• Act responsibly. Enable sustainability.
  • 2015 Corporate Responsibility Report
2015 Corporate Responsibility Report

Statement by the Chairman of the Board of Management

"Our business revolves around people"

Timotheus Höttges, Chairman of the Board of Management, Bonn, Germany
Timotheus Höttges, Chairman of the Board of Management, Bonn, Germany

With this publication, you are specifically asking people to engage in dialog about Deutsche Telekom's corporate responsibility. Why?

Sharing thoughts and feelings with others is what people do – and our core business, digital communication, revolves around people. Digitization will change our society. We should talk about it so that we share responsibility for how we work, live and treat the environment. This publication gives people a reason to start.

Machine-to-machine communication, M2M, gives companies growth perspectives. But how does it impact people and the environment?

M2M gives companies tremendous optimization potential while helping to conserve resources at the same time. M2M makes work processes more efficient, enhances peoples' lives and protects the environment. We help everyone at the Port of Hamburg, for example, from logistics companies and port operations managers to truckers, get the freight to its destination faster, more direct and with a smaller carbon footprint.

What needs to happen to keep Europe's industry a technological world leader?

Availability and network speed need to be the main focal points. In 2015 the number of high-speed broadband connections we provide in Germany grew in the double-digit range. We rely on connectivity combined with responsibility in these activities. More data shouldn't mean higher energy consumption and CO2 emissions, which is why the energy efficiency of our networks and data centers is so important.

More data traffic means higher security risk. What do you do to keep people's personal information safe?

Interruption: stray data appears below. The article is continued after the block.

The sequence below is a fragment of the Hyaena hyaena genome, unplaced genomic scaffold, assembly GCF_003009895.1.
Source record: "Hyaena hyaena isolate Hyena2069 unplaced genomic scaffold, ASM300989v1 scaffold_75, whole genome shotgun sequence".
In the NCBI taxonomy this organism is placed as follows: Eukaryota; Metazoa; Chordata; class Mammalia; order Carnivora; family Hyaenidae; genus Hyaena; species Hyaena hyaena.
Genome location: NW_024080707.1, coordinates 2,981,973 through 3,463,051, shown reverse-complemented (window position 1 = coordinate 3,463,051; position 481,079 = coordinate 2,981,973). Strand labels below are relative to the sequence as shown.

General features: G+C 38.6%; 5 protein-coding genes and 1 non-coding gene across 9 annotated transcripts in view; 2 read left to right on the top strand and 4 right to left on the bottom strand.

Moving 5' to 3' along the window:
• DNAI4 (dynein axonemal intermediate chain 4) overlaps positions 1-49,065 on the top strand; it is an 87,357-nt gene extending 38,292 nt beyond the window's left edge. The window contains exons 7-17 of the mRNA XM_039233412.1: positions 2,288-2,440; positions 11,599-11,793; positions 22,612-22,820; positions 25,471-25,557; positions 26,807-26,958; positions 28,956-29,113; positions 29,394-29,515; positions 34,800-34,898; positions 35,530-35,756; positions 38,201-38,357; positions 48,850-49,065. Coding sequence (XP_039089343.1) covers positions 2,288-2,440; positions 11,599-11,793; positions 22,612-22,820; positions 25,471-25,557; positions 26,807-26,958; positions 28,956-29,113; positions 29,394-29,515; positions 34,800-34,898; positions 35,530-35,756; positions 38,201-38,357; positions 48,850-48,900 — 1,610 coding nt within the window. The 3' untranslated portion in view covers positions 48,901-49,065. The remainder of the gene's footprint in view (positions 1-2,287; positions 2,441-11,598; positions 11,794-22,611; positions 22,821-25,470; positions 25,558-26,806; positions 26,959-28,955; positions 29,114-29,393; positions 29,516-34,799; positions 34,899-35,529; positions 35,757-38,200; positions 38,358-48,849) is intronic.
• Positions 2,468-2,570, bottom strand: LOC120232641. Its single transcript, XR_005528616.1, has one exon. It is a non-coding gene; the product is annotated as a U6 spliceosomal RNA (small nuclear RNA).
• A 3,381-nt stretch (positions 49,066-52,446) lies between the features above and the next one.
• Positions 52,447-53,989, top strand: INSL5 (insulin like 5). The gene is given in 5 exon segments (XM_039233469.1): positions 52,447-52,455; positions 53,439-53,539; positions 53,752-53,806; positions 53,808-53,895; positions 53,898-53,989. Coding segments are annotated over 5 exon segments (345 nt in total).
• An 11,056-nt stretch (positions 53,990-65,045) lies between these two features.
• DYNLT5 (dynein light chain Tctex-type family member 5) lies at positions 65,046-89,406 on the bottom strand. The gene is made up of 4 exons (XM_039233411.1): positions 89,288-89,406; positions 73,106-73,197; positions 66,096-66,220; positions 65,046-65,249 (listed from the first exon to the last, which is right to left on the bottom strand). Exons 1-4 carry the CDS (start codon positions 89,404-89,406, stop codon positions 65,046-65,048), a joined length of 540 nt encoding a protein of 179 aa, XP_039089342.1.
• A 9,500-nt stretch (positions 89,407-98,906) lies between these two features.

Deutsche Telekom stands for the highest data privacy standards worldwide. We offer our customers particularly secure data centers, emphasize end-to-end encryption and make sure that data travels from the sender to the recipient using the shortest route possible, preventing detours into other jurisdictions. 

What does digitization mean to our society when it comes to jobs and social security systems?

Initially, a lot of good. Digitization means new jobs that are more meaningful and involve less manual labor because it creates more flexibility. Many jobs, for example, can be done from anywhere on earth. But in the medium to long-term we could see increasingly intelligent machines and robots taking over more jobs than are being created. Human labor will also play a lesser role when it comes to productivity. If that happens, we will need to think about our social systems. We shouldn't think of tools that today seem useless as automatically unviable in the future, e.g., the concept behind having a universal basic income.

You work resolutely to push digitization. What are your main areas of focus?

We invested more than four billion euros in 2015 in areas such as high-speed fiber optics and state-of-the-art transmission technology, and we are switching our fixed network over to IP img technology with the goal of creating a pan-European network by 2020. In the area of mobile communications, we were a leader in the LTE img (4G) breakthrough throughout Europe and are currently working on 5G technology with transmission rates of 10 Gbit/s.

Not everyone is excited about the digital revolution. How does Deutsche Telekom address people's concerns?

Digitization affects all areas of our life including the question of to what extent machines will take over tasks currently being done by people. It's normal to have concerns. We can address many of these concerns by providing sound information and demonstrating that everything revolves around people, even when it comes to smart machines. 

What does corporate responsibility mean to you personally in terms of digitization?

A very important point is looking at the possible consequences of digitization . We need to find answers when it comes to opportunities and risks. And, in the end, this development needs to be a positive one for society as well as for our own business interests. However, we can only achieve digital responsibility by working together in society. And Deutsche Telekom does much more than just take on responsibility for digitization. We also work to protect human and employee rights in the supply chain as well as the climate and environment and engage in responsible corporate governance practices. With this in mind, I would once again like to underline our commitment to the principles of the United Nations Global Compact img and the German Sustainability Code.

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